Reasons for stopping prednisolone include worsening side effects, worsening skin disease (especially in young adults) or failure of the owner to attend follow up appointments.

For the lucky few like Amber, there’s no reason to think that she won’t be on it for life. Prednisolone is badly flawed, but dogs like her show why it should always be among our options.

In the end it’s all about quality of life.

Have something to add? Comments are welcome below and will appear within 24 hours.
By Andrew Spanner BVSc(Hons) MVetStud, a vet in Adelaide, Australia. These articles are from a series regularly posted on email and Twitter. Subscribe via email here to never miss a story!

Andrew

10 Replies to “Should My Itchy Dog Get Prednisolone?”

  1. How much is it for prednisone tablets as my staffie dog blade keeps on scratching himself and the vets wants far too money for the tablets now he’s starting to cut himself with scratching can u help with this plz

    1. Hi Amanda. Prednisolone is one of the cheapest drugs prescribed by veterinarians and a prescription might only cost $20 or $30. However the problem is that because of the dangers involved in its use, you will also need regular check ups.

  2. Hi Andrew,

    I read your article with interest as my 16 year old puppy suffers from itchy skin and has been prescribed Prednisolone which works well with no side effects. He used to have periodic episodes in winter but this summer seems to suffer more often. I was under the impression this was something that was used until the itching stopped, but it’s only a short time before he is back to nibbling at his skin again.

    Am I better off leaving him on the lowest dose continually rather than stopping only needing to restart another course a couple of weeks later?

    Thanks, Dianne

    1. Hi Diane. That’s a good question. The answer depends on how much you need to give to get him back under control. Often it is better to keep a dog on a low steady every other day dose if it stops flare ups, as these need higher doses to control.

  3. Hi Andrew,
    My dog is currently on Prednisolone for Atopic Dermatitis. It had been working really well until we reduced the dose to every 2nd day as per vet’s dosage instructions. Now our dog is back to continual linking and scratching.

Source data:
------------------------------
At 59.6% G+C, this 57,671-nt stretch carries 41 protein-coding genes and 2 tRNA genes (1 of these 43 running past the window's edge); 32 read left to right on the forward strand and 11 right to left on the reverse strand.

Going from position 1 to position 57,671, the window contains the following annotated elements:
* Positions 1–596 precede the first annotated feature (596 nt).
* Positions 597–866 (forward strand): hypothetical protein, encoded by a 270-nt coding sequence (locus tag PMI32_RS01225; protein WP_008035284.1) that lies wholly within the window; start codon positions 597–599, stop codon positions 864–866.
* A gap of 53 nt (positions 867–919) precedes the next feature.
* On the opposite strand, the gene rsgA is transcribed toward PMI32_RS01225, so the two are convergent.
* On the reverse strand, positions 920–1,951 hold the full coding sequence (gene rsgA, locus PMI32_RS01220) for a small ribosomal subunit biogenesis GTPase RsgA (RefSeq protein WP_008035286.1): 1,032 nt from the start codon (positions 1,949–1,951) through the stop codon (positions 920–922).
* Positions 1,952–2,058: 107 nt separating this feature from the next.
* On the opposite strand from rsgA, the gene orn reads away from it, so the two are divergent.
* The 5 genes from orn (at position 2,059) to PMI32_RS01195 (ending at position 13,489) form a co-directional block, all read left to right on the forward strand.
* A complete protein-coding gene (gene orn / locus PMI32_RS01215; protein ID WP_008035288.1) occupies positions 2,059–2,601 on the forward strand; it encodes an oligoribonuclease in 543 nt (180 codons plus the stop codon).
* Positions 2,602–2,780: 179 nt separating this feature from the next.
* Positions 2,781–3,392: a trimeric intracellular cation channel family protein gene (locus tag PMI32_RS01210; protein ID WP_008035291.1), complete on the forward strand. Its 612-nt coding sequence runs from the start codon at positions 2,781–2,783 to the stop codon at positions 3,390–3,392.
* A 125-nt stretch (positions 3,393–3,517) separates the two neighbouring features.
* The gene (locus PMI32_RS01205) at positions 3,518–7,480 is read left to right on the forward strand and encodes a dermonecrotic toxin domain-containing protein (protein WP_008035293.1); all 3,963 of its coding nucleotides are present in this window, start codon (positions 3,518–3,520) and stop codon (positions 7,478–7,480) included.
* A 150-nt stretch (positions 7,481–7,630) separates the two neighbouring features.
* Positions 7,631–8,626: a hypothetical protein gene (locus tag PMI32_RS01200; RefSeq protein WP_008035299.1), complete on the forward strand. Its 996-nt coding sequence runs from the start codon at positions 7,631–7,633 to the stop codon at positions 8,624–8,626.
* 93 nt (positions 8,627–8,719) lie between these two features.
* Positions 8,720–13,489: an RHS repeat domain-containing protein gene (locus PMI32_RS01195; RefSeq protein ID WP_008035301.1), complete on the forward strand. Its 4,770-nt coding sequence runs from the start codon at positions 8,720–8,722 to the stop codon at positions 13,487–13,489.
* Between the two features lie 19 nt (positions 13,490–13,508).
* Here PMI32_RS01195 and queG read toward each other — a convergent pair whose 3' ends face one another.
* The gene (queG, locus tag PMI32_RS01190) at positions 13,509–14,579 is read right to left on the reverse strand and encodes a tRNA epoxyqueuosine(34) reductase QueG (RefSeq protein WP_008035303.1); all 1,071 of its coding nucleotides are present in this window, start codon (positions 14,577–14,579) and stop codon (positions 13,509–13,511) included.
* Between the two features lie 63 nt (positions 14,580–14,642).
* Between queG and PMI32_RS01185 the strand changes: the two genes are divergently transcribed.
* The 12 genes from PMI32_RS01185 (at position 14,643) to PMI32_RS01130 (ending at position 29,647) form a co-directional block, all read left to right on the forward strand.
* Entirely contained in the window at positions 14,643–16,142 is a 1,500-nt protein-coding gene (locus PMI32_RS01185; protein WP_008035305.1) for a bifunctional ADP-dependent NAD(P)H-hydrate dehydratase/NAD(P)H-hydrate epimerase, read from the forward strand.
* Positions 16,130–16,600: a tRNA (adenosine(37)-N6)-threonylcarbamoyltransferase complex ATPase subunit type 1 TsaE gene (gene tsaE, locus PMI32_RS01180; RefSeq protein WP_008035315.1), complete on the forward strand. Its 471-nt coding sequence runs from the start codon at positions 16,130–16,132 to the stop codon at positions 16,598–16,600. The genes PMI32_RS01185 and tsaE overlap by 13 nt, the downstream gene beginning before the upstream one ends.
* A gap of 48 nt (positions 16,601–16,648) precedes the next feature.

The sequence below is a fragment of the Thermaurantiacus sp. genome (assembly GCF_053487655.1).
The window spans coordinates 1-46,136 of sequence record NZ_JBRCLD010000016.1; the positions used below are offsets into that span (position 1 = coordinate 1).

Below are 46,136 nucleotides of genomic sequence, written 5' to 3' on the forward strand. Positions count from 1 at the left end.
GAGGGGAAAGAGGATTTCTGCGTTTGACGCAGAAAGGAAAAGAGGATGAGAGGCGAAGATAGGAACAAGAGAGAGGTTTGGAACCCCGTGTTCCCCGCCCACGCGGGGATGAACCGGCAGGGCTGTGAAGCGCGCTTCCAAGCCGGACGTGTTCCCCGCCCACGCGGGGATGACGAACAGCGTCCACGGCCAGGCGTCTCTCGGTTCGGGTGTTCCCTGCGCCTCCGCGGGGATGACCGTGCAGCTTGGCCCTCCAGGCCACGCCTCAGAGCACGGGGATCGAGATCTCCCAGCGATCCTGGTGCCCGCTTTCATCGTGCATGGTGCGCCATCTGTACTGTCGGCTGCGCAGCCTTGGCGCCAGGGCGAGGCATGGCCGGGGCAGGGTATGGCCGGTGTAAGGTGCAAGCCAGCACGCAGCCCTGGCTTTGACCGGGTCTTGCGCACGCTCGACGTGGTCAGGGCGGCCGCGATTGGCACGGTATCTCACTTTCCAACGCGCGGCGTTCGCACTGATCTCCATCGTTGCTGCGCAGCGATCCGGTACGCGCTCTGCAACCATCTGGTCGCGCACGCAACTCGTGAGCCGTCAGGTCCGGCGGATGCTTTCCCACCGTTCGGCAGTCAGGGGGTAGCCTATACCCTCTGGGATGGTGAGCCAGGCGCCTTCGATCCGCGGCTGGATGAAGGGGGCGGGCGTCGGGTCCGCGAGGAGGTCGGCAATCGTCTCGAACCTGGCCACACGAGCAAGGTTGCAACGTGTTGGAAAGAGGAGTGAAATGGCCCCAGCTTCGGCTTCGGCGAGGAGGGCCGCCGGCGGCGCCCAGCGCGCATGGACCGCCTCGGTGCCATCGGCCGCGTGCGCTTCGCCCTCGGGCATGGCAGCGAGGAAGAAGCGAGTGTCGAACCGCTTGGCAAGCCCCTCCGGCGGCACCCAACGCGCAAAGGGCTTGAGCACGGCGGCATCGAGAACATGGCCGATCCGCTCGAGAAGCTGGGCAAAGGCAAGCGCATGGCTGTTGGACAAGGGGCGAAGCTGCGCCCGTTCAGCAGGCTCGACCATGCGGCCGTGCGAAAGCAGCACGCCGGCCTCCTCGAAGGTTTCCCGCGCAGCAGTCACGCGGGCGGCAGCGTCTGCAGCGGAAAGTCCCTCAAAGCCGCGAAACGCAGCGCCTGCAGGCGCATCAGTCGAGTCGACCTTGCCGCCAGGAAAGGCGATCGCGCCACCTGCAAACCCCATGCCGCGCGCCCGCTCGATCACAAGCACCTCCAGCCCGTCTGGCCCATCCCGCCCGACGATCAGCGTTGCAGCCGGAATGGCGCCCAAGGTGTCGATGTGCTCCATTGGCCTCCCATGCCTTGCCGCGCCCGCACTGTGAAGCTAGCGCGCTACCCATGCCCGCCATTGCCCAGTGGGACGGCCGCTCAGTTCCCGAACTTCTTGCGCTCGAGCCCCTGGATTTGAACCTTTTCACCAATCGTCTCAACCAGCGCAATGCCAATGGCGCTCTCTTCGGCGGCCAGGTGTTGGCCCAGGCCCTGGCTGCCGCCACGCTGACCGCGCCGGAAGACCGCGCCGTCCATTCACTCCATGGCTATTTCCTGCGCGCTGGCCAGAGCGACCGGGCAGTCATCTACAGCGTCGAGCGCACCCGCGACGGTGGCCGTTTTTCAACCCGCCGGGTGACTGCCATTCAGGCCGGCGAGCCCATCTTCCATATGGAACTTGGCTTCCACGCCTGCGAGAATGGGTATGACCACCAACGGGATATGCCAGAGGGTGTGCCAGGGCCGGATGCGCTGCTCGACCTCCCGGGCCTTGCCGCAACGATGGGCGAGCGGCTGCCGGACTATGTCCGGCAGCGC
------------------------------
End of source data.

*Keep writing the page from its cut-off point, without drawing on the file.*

Wondering what options we now have to help him.
    I have been reading about Cytopoint, but have read some reviews that it can cause aggression in some dogs. Can you please advise?
    Many thanks

    1. Hi Amanda. It’s not a great idea to use prednisolone on an every day basis, but I do know some dogs who seem to be just fine if that’s the best you can do. After all, comfort is the most important thing. As for Cytopoint, it’s a monoclonal antibody, so some of the suggested links with illnesses don’t really make a lot of sense.

  4. Hi Andrew,

    Are you saying that certain dogs can handle Prednisolone safely for the rest of their lives? I’ve found that my dog is really responsive to low dose Pred for itchy skin, but have always considered it only for short term usage. Cheers

    1. Hi Ben. Yes that is true – tolerance to prednisolone varies a lot between dogs but some (including the one linked from this article) can handle it extremely well. I estimate around 30% of dogs can be free of visible effects with lifelong use at the lowest effective dose.

      1. Thanks Andrew. My dog was in a short course of oral pred for another issue but found he had immediate relief from his chronic itchy muzzle.
        To see him at ease is a relief for both him and me. Have been leaning towards trialling Cytopoint, but nice to know that Prednisolone may be another option and he seems initially to handle it quite well.

  5. Thank you for such a balanced article. I have had to resort to prednisalone for my two dogs and have worried so much about it and have had negative comments from so many. I ffeel a little easier now. Thank you.